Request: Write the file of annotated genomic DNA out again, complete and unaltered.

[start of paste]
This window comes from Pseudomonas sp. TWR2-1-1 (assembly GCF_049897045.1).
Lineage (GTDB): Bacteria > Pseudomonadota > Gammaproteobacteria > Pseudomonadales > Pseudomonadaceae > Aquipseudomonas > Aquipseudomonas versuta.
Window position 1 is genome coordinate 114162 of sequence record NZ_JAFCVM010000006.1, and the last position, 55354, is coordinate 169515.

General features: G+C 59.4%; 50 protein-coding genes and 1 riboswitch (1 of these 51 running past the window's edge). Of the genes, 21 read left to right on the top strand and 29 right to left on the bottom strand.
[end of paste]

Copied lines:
This window comes from Pseudomonas sp. TWR2-1-1 (assembly GCF_049897045.1).
Lineage (GTDB): Bacteria > Pseudomonadota > Gammaproteobacteria > Pseudomonadales > Pseudomonadaceae > Aquipseudomonas > Aquipseudomonas versuta.
Window position 1 is genome coordinate 114162 of sequence record NZ_JAFCVM010000006.1, and the last position, 55354, is coordinate 169515.

General features: G+C 59.4%; 50 protein-coding genes and 1 riboswitch (1 of these 51 running past the window's edge). Of the genes, 21 read left to right on the top strand and 29 right to left on the bottom strand.